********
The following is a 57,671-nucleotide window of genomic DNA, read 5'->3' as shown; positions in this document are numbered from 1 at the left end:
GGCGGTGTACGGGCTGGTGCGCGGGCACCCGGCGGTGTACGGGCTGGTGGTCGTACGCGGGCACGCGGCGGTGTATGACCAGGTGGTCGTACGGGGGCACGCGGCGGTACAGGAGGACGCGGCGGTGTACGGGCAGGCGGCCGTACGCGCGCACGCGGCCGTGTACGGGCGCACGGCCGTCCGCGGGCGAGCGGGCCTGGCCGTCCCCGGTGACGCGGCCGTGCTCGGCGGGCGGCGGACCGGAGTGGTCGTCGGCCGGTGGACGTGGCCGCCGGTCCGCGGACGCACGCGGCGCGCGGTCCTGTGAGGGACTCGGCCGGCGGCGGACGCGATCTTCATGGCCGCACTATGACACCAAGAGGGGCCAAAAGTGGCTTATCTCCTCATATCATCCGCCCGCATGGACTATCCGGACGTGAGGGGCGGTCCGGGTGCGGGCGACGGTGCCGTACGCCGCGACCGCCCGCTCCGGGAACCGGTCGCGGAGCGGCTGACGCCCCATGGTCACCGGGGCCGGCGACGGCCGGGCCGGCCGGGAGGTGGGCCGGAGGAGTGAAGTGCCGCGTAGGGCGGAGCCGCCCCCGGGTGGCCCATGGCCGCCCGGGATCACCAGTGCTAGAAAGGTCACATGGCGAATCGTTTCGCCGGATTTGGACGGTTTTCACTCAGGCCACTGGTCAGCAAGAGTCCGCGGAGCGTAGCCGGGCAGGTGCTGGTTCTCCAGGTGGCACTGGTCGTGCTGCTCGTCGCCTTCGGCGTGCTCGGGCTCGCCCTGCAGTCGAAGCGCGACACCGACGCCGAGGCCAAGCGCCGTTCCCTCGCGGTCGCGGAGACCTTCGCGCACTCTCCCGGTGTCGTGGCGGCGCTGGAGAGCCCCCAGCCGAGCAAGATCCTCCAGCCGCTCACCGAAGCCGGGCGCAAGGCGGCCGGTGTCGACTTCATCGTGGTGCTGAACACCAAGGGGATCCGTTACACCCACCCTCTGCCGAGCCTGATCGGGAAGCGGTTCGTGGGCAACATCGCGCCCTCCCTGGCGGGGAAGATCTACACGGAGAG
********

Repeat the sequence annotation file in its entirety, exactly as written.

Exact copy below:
The following is a 57,671-nucleotide window of genomic DNA, read 5'->3' as shown; positions in this document are numbered from 1 at the left end:
GGCGGTGTACGGGCTGGTGCGCGGGCACCCGGCGGTGTACGGGCTGGTGGTCGTACGCGGGCACGCGGCGGTGTATGACCAGGTGGTCGTACGGGGGCACGCGGCGGTACAGGAGGACGCGGCGGTGTACGGGCAGGCGGCCGTACGCGCGCACGCGGCCGTGTACGGGCGCACGGCCGTCCGCGGGCGAGCGGGCCTGGCCGTCCCCGGTGACGCGGCCGTGCTCGGCGGGCGGCGGACCGGAGTGGTCGTCGGCCGGTGGACGTGGCCGCCGGTCCGCGGACGCACGCGGCGCGCGGTCCTGTGAGGGACTCGGCCGGCGGCGGACGCGATCTTCATGGCCGCACTATGACACCAAGAGGGGCCAAAAGTGGCTTATCTCCTCATATCATCCGCCCGCATGGACTATCCGGACGTGAGGGGCGGTCCGGGTGCGGGCGACGGTGCCGTACGCCGCGACCGCCCGCTCCGGGAACCGGTCGCGGAGCGGCTGACGCCCCATGGTCACCGGGGCCGGCGACGGCCGGGCCGGCCGGGAGGTGGGCCGGAGGAGTGAAGTGCCGCGTAGGGCGGAGCCGCCCCCGGGTGGCCCATGGCCGCCCGGGATCACCAGTGCTAGAAAGGTCACATGGCGAATCGTTTCGCCGGATTTGGACGGTTTTCACTCAGGCCACTGGTCAGCAAGAGTCCGCGGAGCGTAGCCGGGCAGGTGCTGGTTCTCCAGGTGGCACTGGTCGTGCTGCTCGTCGCCTTCGGCGTGCTCGGGCTCGCCCTGCAGTCGAAGCGCGACACCGACGCCGAGGCCAAGCGCCGTTCCCTCGCGGTCGCGGAGACCTTCGCGCACTCTCCCGGTGTCGTGGCGGCGCTGGAGAGCCCCCAGCCGAGCAAGATCCTCCAGCCGCTCACCGAAGCCGGGCGCAAGGCGGCCGGTGTCGACTTCATCGTGGTGCTGAACACCAAGGGGATCCGTTACACCCACCCTCTGCCGAGCCTGATCGGGAAGCGGTTCGTGGGCAACATCGCGCCCTCCCTGGCGGGGAAGATCTACACGGAGAG